Consumer protection laws aim at the protection of the interests and rights of consumers. These laws aim at changing the mentality of the market from “Caveat Emptor” (let the buyer beware) to “Caveat Venditor” (let the seller beware). In India, there is a statue called ‘The Consumer Protection Act, 1986’ which aims at safeguarding the rights and best interest of consumers.

The Consumer Protection Act, 1986 (COPRA):


This act focuses at advocating competition policy, prohibiting against abusing of a dominant position, prohibiting agreements which can be of an anti-competitive nature.

The intent behind this law is to solve the obstacles in promotion of competition amongst businesses operating under the Indian law. The COPRA is one of the Social Welfare Legislations.

This Act is applicable to all the goods and services until and unless it is specifically exempted by the Central Government. COPRA covers private, public & co-operative sectors, with its provisions having a compensatory nature. The provisions of this Act are powerful as they provide with simple & speedy processes for the solving of disputes. This Act provides for the application of Consumer Protection Councils ate various levels.

Appeal Process/Dispute Redressal Mechanism as per this Act:


There are three levels of adjudicatory authorities under this Act; they are the National, State, & District Level, which are known as National Commission, State Commissions, and District Forum. District Forum is composed of President and two members with graduation being the minimum educational qualification. State Commission is presided over by a Retired High Court Judge, and the National Commission is presided over by the retired Supreme Court Judge.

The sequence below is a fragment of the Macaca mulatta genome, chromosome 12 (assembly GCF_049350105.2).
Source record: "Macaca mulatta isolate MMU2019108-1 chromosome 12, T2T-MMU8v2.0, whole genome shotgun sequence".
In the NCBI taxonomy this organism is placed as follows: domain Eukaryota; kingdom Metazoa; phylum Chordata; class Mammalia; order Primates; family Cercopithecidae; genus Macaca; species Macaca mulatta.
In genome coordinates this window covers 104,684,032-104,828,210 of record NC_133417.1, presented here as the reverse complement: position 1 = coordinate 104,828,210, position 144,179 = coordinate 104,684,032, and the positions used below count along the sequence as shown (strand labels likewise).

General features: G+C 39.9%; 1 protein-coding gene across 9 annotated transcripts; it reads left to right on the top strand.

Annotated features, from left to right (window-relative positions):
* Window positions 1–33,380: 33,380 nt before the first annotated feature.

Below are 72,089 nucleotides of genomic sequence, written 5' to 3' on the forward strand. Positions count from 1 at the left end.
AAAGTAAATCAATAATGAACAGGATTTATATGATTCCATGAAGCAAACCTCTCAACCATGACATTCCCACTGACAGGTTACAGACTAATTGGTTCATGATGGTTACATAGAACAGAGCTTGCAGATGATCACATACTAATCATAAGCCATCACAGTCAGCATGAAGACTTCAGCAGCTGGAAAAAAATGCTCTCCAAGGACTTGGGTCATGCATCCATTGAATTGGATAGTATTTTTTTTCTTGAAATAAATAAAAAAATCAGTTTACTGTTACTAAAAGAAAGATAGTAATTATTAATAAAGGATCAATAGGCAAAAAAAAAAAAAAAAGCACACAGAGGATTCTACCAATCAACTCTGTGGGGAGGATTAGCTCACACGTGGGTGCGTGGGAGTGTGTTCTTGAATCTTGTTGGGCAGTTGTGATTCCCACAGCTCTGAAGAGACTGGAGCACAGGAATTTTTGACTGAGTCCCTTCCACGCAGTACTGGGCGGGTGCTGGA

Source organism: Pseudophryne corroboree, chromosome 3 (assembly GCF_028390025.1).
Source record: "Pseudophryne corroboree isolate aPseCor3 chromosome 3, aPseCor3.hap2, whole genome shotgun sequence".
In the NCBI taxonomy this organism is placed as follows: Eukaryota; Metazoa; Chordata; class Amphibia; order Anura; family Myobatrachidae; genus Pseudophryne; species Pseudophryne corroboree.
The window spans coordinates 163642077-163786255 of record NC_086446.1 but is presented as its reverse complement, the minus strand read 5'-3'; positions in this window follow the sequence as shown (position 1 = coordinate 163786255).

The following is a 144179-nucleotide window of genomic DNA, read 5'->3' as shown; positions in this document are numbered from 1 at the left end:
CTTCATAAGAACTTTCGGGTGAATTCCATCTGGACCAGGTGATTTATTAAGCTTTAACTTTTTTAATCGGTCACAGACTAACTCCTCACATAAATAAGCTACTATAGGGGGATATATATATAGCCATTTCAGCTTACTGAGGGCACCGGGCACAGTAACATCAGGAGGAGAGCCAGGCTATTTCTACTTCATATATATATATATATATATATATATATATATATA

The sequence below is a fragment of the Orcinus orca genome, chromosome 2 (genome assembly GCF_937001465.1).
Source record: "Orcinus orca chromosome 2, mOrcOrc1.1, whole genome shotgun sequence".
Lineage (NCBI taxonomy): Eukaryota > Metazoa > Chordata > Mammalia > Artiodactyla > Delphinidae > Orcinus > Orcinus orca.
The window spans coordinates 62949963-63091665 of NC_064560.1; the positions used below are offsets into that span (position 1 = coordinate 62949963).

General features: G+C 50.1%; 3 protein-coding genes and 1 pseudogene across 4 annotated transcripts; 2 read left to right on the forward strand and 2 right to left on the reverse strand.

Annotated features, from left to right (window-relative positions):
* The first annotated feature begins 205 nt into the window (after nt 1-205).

Pecuniary Jurisdiction of District Forum – matters upto Rs. 20 lakhs

Pecuniary jurisdiction of State Commission – matters upto Rs. 1 Crore

Pecuniary Jurisdiction of National Commission – matters above Rs. 1 Crore.

Proceedings before these adjudicatory bodies are dealt with in compatibility with the principles of Natural Justice.

How to file a Consumer Complaint in India:


  • Making of a complaint petition – this petition would include all the particulars of a case, for example, the precise complaint, arranging of the facts proofs and so on in an arranged manner.
  • Selecting the correct Consumer Court - while choosing the correct forum, the pecuniary jurisdiction (the extent of the value of suits which may be allowed) must be taken into consideration. Also the local jurisdiction of the various district forums must be given importance, for example in cases filed at district forums, one of the grounds for choosing the court can be the place where cause of action arises.